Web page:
CBCnews

Cartography for the masses

by Paul Jay, CBCNews.ca

On Tuesday, Google unveiled Map Maker, a tool to allow users to contribute and edit map data for regions around the world. The tool will allow users to add, edit and moderate features like roads, lakes, parks, points of interest, businesses, cities and localities.

Google is opening the tool first to 18 countries, mostly in Latin America, but also including Cyprus, Iceland, Pakistan, and Vietnam, areas where there is a paucity of good information on roads and geographical features.

"The existing mapping data for these countries could benefit tremendously from local knowledge and expertise that you and other map makers posses, and we're excited to see how you put that to use," wrote software engineer Lalitesh Katragadda and project manager Sanjay Jain in Google's Lat Long blog.

As with any crowdsourcing venture, Google is opening itself to potential abuse, and it's also not clear who would most benefit from the information - since local residents aren't likely going to Google for directions to their own regions. Maybe businesses will start plotting their store locations on maps, paving the way for location-based advertising, where ads spring up to consumers based on the physical location of their mobile handset.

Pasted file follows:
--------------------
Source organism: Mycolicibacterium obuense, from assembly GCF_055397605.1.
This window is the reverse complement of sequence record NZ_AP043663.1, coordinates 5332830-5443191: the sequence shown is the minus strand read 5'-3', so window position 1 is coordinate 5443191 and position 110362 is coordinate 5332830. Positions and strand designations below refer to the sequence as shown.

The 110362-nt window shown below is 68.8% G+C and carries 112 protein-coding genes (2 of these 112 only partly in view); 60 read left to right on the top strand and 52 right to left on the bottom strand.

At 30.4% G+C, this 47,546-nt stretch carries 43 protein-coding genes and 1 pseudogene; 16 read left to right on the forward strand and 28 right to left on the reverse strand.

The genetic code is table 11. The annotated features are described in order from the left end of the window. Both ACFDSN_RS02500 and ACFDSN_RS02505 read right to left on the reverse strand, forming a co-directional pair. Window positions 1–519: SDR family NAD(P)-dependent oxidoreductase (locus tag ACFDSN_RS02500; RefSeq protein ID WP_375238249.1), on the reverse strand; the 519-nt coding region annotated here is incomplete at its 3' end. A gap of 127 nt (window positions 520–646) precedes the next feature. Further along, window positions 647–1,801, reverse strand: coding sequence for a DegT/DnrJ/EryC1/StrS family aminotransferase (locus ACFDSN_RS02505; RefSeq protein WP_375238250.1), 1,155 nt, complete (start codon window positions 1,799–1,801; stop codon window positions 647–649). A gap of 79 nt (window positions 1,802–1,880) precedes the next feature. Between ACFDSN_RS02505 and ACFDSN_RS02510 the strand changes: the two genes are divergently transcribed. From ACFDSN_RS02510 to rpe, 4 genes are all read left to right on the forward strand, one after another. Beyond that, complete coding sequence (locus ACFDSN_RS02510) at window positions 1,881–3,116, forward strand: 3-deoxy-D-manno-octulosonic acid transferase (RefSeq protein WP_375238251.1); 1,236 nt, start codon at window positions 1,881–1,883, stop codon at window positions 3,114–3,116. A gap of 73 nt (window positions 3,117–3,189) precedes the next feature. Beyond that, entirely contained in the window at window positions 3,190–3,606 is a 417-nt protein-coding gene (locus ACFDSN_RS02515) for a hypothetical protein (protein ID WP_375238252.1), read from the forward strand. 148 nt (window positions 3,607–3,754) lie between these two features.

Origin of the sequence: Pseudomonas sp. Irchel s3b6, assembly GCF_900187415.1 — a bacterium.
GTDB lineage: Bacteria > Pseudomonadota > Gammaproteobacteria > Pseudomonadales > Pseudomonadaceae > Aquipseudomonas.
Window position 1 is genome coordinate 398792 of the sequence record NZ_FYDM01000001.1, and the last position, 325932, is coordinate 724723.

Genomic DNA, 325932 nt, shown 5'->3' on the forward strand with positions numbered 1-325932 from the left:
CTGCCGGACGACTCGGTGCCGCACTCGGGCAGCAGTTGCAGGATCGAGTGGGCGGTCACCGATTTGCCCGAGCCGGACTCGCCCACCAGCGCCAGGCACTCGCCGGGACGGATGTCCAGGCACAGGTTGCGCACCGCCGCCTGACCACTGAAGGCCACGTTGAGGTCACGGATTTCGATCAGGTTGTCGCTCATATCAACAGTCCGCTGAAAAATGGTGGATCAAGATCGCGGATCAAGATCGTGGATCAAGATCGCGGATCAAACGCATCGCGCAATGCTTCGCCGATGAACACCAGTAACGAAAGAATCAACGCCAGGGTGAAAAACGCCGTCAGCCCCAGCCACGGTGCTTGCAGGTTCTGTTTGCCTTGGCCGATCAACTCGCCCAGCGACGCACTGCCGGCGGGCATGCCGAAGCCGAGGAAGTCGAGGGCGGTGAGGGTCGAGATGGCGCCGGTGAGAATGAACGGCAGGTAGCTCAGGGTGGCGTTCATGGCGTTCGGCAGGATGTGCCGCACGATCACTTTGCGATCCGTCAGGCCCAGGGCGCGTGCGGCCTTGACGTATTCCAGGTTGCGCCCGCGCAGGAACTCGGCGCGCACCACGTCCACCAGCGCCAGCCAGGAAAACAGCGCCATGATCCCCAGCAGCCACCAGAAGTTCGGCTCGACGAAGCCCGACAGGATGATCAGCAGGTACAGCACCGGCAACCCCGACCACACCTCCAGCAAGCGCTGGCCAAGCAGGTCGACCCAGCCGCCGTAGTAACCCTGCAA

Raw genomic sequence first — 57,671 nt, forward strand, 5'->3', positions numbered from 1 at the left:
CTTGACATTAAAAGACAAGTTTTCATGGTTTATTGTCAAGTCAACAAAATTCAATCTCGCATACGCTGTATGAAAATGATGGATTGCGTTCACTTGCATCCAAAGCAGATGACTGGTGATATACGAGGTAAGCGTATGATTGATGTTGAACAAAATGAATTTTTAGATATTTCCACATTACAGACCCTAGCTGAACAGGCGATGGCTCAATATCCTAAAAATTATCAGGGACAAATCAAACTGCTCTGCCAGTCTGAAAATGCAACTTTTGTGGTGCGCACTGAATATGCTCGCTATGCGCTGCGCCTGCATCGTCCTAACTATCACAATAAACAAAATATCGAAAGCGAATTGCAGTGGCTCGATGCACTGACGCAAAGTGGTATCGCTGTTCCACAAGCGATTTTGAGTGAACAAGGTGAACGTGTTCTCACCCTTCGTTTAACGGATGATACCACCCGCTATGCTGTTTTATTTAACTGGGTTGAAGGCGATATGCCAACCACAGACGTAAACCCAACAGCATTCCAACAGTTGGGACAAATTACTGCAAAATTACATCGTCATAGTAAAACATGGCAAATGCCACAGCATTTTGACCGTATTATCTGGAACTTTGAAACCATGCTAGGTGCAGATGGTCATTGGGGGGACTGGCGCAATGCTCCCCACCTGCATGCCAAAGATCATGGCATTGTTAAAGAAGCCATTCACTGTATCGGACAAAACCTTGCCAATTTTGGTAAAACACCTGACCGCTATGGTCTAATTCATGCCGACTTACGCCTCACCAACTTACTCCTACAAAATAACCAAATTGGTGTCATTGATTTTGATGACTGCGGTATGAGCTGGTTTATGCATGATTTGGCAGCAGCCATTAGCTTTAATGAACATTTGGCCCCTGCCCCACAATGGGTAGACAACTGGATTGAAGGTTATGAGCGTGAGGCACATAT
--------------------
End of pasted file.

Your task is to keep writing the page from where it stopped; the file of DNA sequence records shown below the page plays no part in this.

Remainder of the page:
But to some extent it's a logical extension of online mash-ups using Google maps that are already on the web. (Like this one, which tells me that, were I to use an Acme Portable Hole to travel through the centre of the Earth, I would, like other residents of Toronto, end up far off the southwest coast of Perth, Australia.)

Any guess what the first Map Maker addition to a country like Iceland will be? Probably something like this.

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